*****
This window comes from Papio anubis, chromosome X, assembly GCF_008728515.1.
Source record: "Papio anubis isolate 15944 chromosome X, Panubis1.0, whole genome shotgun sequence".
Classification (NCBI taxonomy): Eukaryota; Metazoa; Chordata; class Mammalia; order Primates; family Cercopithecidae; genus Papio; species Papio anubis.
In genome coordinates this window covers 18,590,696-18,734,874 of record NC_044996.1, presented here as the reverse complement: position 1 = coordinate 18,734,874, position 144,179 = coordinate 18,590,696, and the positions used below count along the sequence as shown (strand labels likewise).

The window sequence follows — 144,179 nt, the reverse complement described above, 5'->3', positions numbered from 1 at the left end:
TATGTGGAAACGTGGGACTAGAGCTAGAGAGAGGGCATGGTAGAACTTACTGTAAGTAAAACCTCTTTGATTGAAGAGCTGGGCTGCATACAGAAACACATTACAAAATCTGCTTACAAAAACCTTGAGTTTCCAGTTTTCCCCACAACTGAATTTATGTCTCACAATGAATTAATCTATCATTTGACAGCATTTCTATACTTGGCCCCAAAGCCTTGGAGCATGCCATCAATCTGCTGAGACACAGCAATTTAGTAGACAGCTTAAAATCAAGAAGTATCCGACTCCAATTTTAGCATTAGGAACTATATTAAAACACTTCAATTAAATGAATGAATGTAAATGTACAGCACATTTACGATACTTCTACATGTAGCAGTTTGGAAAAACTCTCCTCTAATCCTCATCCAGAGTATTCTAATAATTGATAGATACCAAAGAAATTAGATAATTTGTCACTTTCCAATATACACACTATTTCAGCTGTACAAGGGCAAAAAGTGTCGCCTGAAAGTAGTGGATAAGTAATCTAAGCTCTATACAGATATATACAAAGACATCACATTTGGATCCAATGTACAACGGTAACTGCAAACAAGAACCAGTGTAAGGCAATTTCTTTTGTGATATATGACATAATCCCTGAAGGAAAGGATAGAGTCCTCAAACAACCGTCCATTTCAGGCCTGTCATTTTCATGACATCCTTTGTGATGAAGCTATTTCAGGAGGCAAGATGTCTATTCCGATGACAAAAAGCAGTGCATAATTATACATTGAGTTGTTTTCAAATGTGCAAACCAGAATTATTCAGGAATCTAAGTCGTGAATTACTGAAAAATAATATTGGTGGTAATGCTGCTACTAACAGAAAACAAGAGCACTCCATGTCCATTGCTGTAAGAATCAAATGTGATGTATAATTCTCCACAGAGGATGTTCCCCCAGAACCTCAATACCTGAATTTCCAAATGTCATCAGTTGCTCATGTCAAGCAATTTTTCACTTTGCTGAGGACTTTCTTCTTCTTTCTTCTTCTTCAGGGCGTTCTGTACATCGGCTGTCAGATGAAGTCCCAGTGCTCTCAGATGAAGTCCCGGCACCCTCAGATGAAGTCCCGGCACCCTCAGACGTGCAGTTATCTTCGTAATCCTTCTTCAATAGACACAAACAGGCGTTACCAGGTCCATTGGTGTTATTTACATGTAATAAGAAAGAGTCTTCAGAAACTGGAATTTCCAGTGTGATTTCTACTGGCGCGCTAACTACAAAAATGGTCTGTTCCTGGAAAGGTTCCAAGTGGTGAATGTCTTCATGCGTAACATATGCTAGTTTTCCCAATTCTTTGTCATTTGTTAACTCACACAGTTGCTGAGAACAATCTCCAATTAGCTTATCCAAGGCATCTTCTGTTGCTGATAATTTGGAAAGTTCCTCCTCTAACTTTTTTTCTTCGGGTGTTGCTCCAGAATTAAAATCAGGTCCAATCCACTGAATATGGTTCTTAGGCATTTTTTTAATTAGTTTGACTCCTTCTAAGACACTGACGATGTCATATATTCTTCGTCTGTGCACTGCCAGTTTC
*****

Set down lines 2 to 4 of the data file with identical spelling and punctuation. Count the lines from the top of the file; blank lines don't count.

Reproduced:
Source record: "Papio anubis isolate 15944 chromosome X, Panubis1.0, whole genome shotgun sequence".
Classification (NCBI taxonomy): Eukaryota; Metazoa; Chordata; class Mammalia; order Primates; family Cercopithecidae; genus Papio; species Papio anubis.
In genome coordinates this window covers 18,590,696-18,734,874 of record NC_044996.1, presented here as the reverse complement: position 1 = coordinate 18,734,874, position 144,179 = coordinate 18,590,696, and the positions used below count along the sequence as shown (strand labels likewise).